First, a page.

NOTE: This is the first of a series of interviews with local writers. The emphasis in the interviews will be on the writing, editing, publishing, and marketing process, the behind-the-scenes, rather than on the books themselves. How do their works get from their minds to you?
Our first writer is Derek Baxter, who's just found an agent for his first book. (Disclosure: Derek and I are both members of the critique group Arlington Creative Nonfiction Writers.) This interview was conducted by email in late September 2019-- and then again on 31 October 2019, when the author requested a correction.
KOCH: Where are you from, where do you live, and what do you do for a living?
BAXTER: Like Thomas Jefferson, the subject of my book—I’m an attorney from Virginia in his 40’s, roughly the same age when Jefferson explored Europe. The similarities only go so far, though—he accomplished more in a typical week than I do in a year. That’s one reason why I wanted to dig in and learn more about his life.
How did you come to be a writer?
I’ve taken classes on writing, read books on the subject, and gotten feedback from writing groups and peers. But the best way to become a writer is write: filling up page after page every day, then doing it again the next day, and the following. After a while, those words will show you what they have in common and that is your voice.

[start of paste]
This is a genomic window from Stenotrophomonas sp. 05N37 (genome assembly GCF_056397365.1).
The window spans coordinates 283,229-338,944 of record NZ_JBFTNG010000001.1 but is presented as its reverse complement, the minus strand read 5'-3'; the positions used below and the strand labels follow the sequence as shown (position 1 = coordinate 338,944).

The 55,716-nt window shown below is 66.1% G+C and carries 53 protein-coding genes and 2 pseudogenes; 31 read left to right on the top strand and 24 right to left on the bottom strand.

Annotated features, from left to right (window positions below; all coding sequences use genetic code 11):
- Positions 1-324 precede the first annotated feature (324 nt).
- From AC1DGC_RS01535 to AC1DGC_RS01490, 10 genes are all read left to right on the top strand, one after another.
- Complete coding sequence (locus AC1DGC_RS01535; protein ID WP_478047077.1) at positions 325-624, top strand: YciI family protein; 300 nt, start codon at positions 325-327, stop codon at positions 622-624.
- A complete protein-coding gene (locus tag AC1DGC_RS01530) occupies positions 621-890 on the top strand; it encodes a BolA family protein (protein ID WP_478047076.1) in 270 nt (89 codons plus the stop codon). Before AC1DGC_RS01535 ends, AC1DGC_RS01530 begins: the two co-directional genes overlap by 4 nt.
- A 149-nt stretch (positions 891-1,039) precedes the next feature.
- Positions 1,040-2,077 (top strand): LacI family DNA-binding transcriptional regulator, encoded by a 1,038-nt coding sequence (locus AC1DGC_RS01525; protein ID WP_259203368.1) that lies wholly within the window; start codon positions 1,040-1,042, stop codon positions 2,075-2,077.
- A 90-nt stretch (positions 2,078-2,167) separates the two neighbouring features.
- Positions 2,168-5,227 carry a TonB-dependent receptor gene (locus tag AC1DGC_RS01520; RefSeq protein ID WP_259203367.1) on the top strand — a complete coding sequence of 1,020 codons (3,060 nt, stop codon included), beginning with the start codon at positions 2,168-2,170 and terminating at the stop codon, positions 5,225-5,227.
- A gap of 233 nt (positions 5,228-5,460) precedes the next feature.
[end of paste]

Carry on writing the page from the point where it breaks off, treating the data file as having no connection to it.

You’re currently working on, correct me if I’m wrong, your first book: The Pursuit of Happiness: A Jeffersonian Roadtrip. According to your web site, it’s about your “experience following the route through Europe that Jefferson set out in Hints to Americans,” a route which begins in Holland and ends in France. When did you first begin work on it? And what motivated you to write this particular book?
I’ve been working on the book for so many years that the title has had plenty of time to evolve. Now it decided to change its name to IN PURSUIT OF JEFFERSON: TRAVELING THROUGH EUROPE WITH THE MOST CONFOUNDING FOUNDER.
In 1788, Jefferson compiled what he discovered from his own travels into a guide—intended for two wealthy young travelers—which he called Hints for Americans Traveling in Europe, setting out a detailed itinerary and subjects to explore. I decided to follow it and see what I could learn about Jefferson, the places I visited, and myself. I’ve spaced the big trips out, generally one per year, which gave me lots of time to research, plot, and write in between them. It’s given me something to do.
On your web site you write: “Like Jefferson when he wrote [Hints], I’m 40-something, from Virginia, and searching for meaning in a life that’s stalled.” Can you talk a bit about this search and the role it played in developing your book?
No better way than to unstall a life than to go on a quest. In the course of my journey following Jefferson’s travel advice, I boat on the same canals Jefferson did, make cheese in the same Italian town he visited, and walk around the same Roman ruins he measured. I learn how to consult the genius of the place when laying out a landscape, how to catch a codfish, and how to quarry marble. If you read the book you can experience some of these adventures too—and see if your view on Jefferson changes like mind has.
You recently landed an agent, Amanda Jain of Bookends. Can you talk about how this came about? And did you consider self-publishing?